The International Olympic Committee officially announced Los Angeles as the host city for the Summer Olympic Games in 2028. This will be the third time the City of Angels will host the games after hosting in 1984 and 1932. Los Angeles Mayor Eric Garcetti called it a “huge win” that will “show the world the values that make us who we are as Americans and Angelenos.”

Although the games are 11 years away, now is the time to begin planning and implementing a transportation system to meet the Olympic surge as well as serve the residents of Los Angeles long after the flame is extinguished. The city’s transportation infrastructure has significantly improved since the 1984 Summer Olympics, but the landscape of our community has dramatically changed over the last 30 years and will continue to do so over the next decade. To deliver a world-class experience in 2028, we must deliver world-class transportation options.

The 1984 Summer Olympics were a turning point in Olympic history, as the city successfully hosted the games and realized a $225 million profit, reversing the trend of financial losses experienced by previous host cities. Traffic was predicted to be so dire that locals were warned to stay off the roads or face gridlock. However, with schedule adjustments to shipping routes, employers who implemented flexible work hours, and residents who made efforts to reduce travel over those two weeks, traffic was well managed, pleasantly surprising residents and guests who feared the worst possible L.A. congestion.

The population of Los Angeles County in 1984 was just over 8 million; it is projected to approach 11 million by 2028. Tactics that worked 30 years ago will not be sufficient to assure a safe and enjoyable environment the next time we stage the Olympics.

With most of the Olympic infrastructure already in place, including athlete housing, stadiums and hotels, we must be laser-focused on expanding our world-class mass-transit system to improve mobility, provide more transportation options, stimulate our local economy and create jobs before and after the games. The Los Angeles County Metropolitan Transportation Authority’s Measure M, a half-cent sales tax that was approved by voters last year, is projected to generate an additional $860 million a year for county transportation funding. More than $4 billion is slated for transit projects serving the San Fernando Valley, and an additional $3.4 billion in “local return” funds can be used for highway and street improvements in the Valley.

The Olympics provide the opportunity to prioritize, and potentially accelerate, infrastructure developments that are needed to provide improved access to traditionally underserved areas in the San Fernando Valley and offer better connectivity to the rest of the county. The Valley will be hosting athletic competitions, including equestrian events, shooting contests and canoe slaloms in the Sepulveda Basin Recreation Area. This area is served by the Metro Orange Line, slated for $286 million in upgrades, and is close to possible alignments of the East San Fernando Valley Transit Corridor and the Sepulveda Pass Transit Corridor, both Measure M projects.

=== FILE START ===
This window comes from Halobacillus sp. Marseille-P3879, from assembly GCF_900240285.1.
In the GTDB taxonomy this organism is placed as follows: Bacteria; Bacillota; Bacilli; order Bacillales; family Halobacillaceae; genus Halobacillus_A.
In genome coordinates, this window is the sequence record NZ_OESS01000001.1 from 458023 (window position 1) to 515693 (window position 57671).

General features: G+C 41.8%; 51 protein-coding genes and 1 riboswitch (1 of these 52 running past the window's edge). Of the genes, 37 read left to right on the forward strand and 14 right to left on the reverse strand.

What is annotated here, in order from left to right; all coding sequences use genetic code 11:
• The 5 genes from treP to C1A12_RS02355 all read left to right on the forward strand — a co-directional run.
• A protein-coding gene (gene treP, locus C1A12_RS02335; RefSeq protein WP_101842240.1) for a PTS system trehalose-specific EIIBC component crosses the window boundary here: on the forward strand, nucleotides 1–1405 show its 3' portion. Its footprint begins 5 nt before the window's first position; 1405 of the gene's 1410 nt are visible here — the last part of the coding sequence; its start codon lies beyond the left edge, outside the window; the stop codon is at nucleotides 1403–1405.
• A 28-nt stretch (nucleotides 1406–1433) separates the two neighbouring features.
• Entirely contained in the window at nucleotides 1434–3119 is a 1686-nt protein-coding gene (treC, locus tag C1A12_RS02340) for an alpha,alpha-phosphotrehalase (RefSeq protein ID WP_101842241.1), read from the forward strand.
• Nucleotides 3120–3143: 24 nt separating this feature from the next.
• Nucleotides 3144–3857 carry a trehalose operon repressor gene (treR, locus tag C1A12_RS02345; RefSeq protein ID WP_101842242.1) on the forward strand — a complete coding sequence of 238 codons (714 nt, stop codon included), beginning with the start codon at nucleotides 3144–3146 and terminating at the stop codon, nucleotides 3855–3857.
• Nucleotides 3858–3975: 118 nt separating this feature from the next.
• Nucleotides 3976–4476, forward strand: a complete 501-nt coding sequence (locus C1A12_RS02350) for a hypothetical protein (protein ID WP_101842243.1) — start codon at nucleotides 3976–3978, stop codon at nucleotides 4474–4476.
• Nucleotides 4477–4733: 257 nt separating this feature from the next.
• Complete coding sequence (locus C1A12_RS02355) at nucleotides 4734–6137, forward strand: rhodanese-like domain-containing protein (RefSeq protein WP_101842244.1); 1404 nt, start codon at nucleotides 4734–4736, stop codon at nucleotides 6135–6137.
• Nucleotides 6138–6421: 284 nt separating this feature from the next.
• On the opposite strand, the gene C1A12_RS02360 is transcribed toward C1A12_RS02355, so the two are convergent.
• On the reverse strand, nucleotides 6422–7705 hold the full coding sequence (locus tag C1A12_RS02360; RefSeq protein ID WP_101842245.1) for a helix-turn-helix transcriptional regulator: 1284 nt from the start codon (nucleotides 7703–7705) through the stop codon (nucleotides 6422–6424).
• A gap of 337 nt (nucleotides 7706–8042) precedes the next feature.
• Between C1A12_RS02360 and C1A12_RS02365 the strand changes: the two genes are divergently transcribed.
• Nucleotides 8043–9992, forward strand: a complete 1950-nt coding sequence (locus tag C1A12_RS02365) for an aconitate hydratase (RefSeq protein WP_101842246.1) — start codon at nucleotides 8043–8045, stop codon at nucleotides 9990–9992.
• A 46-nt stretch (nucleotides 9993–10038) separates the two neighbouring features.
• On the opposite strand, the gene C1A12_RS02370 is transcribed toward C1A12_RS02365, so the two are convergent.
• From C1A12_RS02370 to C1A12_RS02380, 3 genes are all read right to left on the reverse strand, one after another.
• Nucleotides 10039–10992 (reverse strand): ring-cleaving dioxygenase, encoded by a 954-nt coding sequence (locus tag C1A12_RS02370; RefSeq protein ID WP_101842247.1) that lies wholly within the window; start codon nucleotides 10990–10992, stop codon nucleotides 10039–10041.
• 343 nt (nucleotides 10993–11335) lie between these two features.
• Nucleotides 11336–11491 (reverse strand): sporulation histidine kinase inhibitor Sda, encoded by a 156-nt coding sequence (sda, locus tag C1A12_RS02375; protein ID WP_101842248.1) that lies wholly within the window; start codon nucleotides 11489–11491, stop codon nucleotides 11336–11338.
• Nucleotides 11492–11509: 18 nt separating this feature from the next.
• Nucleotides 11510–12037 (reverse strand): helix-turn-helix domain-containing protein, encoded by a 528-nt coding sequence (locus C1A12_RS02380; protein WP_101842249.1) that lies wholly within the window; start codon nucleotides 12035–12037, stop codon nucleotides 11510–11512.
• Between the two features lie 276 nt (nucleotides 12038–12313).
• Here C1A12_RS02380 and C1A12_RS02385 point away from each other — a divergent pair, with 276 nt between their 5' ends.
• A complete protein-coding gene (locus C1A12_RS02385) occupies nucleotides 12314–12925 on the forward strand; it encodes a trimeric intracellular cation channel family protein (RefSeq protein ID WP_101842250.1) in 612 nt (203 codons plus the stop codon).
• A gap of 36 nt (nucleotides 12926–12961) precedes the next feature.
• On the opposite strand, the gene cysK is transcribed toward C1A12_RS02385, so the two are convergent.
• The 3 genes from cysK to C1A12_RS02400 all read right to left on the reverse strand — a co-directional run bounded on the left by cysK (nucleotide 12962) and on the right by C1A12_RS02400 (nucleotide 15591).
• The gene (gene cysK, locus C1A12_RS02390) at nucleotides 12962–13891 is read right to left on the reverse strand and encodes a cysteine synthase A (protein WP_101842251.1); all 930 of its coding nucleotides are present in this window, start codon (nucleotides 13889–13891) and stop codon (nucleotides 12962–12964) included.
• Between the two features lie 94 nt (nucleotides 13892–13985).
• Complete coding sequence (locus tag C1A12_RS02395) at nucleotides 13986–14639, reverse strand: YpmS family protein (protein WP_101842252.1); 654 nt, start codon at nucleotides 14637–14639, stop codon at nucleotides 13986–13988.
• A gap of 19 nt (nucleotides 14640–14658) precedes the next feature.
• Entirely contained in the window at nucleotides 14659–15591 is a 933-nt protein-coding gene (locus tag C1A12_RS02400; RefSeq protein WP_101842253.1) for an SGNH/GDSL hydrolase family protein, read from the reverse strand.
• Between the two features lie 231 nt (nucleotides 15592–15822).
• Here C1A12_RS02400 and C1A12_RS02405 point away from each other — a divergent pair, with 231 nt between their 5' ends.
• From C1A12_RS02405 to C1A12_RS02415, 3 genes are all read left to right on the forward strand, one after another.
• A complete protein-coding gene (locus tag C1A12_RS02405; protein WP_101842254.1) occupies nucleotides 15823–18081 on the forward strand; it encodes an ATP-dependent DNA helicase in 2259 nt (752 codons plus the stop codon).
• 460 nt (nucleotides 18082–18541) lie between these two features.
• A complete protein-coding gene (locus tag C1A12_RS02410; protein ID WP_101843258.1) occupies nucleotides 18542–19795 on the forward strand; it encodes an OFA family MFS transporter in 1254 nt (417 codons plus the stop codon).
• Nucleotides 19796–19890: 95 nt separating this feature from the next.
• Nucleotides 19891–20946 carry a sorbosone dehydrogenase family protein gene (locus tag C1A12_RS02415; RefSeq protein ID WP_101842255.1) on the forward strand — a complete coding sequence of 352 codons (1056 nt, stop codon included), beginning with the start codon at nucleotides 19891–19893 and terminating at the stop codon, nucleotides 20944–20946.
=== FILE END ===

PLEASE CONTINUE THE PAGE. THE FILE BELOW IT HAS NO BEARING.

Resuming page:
The Orange Line is operating at or close to capacity, and the 405 freeway carries more than 400,000 daily travelers through the Sepulveda Pass. Both are lifelines within the Valley and between the Valley and the Westside, and should be maintained to meet future demand.

Beyond the Valley, L.A. residents and guests attending the games can look forward to more convenient transit connections. The Regional Connector, designed to link all the downtown rail lines, will simplify transit connections to events at the Coliseum and nearby venues. The Orange Line to Gold Line transit connection will provide a direct link between the San Fernando and San Gabriel Valleys, improving access to soccer matches at the Rose Bowl. The extension of the Purple Line Subway, a critical commuter link through the congested Westside, will speed residents and visitors to UCLA.

The L.A. Olympics experience will also benefit from an improved airport experience as the first phase of the LAX Landside Access Modernization Program is slated to be completed in 2023, well ahead of the Games. This will include an automated people mover to efficiently move passengers within the airport complex and to connect them to the city’s expanding rail network. In the Valley, Hollywood Burbank Airport plans to replace its aging 14 gate terminal by 2022. We look forward to enhanced passenger experiences at both airports in the near future and will take pride in showcasing our modern airports to the world.

Transit-oriented improvements can take the gold in the 2028 Olympics. Unlike residents in other host cities, Angelenos will continue to reap the benefits from our investment in the Olympics and our city’s infrastructure for a world-class multi-modal transportation network that spans 88 cities and unincorporated areas within the county.

Art Hadnett is president of HNTB Corp.’s West Division in downtown Los Angeles and oversees 11 offices in nine states. HNTB is an architecture, engineering, planning and construction services company.